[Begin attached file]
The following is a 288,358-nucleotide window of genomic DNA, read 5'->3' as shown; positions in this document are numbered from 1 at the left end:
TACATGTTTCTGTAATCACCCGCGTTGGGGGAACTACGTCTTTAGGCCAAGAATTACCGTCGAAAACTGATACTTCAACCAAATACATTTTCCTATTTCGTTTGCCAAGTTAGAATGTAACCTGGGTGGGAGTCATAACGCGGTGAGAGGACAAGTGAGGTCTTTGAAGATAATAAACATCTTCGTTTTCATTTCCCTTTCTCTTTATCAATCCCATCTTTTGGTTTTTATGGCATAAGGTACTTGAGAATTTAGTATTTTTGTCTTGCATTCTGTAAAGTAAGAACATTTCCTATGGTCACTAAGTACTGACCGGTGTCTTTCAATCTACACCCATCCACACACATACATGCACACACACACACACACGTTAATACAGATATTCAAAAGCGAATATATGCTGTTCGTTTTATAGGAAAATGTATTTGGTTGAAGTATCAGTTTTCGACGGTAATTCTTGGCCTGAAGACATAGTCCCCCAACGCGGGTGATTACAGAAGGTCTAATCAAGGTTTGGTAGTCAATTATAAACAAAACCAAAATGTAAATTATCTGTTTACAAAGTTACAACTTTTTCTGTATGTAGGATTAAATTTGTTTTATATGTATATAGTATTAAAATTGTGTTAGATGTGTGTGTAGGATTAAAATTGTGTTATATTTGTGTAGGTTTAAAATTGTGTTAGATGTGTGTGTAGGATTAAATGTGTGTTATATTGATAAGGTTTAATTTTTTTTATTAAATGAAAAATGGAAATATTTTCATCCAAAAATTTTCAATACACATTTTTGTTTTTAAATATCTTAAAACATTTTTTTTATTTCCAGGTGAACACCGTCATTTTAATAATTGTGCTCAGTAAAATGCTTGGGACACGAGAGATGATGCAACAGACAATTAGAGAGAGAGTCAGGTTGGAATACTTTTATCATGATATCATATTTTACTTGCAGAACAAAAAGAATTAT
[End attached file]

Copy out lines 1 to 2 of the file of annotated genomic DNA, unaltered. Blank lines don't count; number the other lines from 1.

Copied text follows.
The following is a 288,358-nucleotide window of genomic DNA, read 5'->3' as shown; positions in this document are numbered from 1 at the left end:
TACATGTTTCTGTAATCACCCGCGTTGGGGGAACTACGTCTTTAGGCCAAGAATTACCGTCGAAAACTGATACTTCAACCAAATACATTTTCCTATTTCGTTTGCCAAGTTAGAATGTAACCTGGGTGGGAGTCATAACGCGGTGAGAGGACAAGTGAGGTCTTTGAAGATAATAAACATCTTCGTTTTCATTTCCCTTTCTCTTTATCAATCCCATCTTTTGGTTTTTATGGCATAAGGTACTTGAGAATTTAGTATTTTTGTCTTGCATTCTGTAAAGTAAGAACATTTCCTATGGTCACTAAGTACTGACCGGTGTCTTTCAATCTACACCCATCCACACACATACATGCACACACACACACACACGTTAATACAGATATTCAAAAGCGAATATATGCTGTTCGTTTTATAGGAAAATGTATTTGGTTGAAGTATCAGTTTTCGACGGTAATTCTTGGCCTGAAGACATAGTCCCCCAACGCGGGTGATTACAGAAGGTCTAATCAAGGTTTGGTAGTCAATTATAAACAAAACCAAAATGTAAATTATCTGTTTACAAAGTTACAACTTTTTCTGTATGTAGGATTAAATTTGTTTTATATGTATATAGTATTAAAATTGTGTTAGATGTGTGTGTAGGATTAAAATTGTGTTATATTTGTGTAGGTTTAAAATTGTGTTAGATGTGTGTGTAGGATTAAATGTGTGTTATATTGATAAGGTTTAATTTTTTTTATTAAATGAAAAATGGAAATATTTTCATCCAAAAATTTTCAATACACATTTTTGTTTTTAAATATCTTAAAACATTTTTTTTATTTCCAGGTGAACACCGTCATTTTAATAATTGTGCTCAGTAAAATGCTTGGGACACGAGAGATGATGCAACAGACAATTAGAGAGAGAGTCAGGTTGGAATACTTTTATCATGATATCATATTTTACTTGCAGAACAAAAAGAATTAT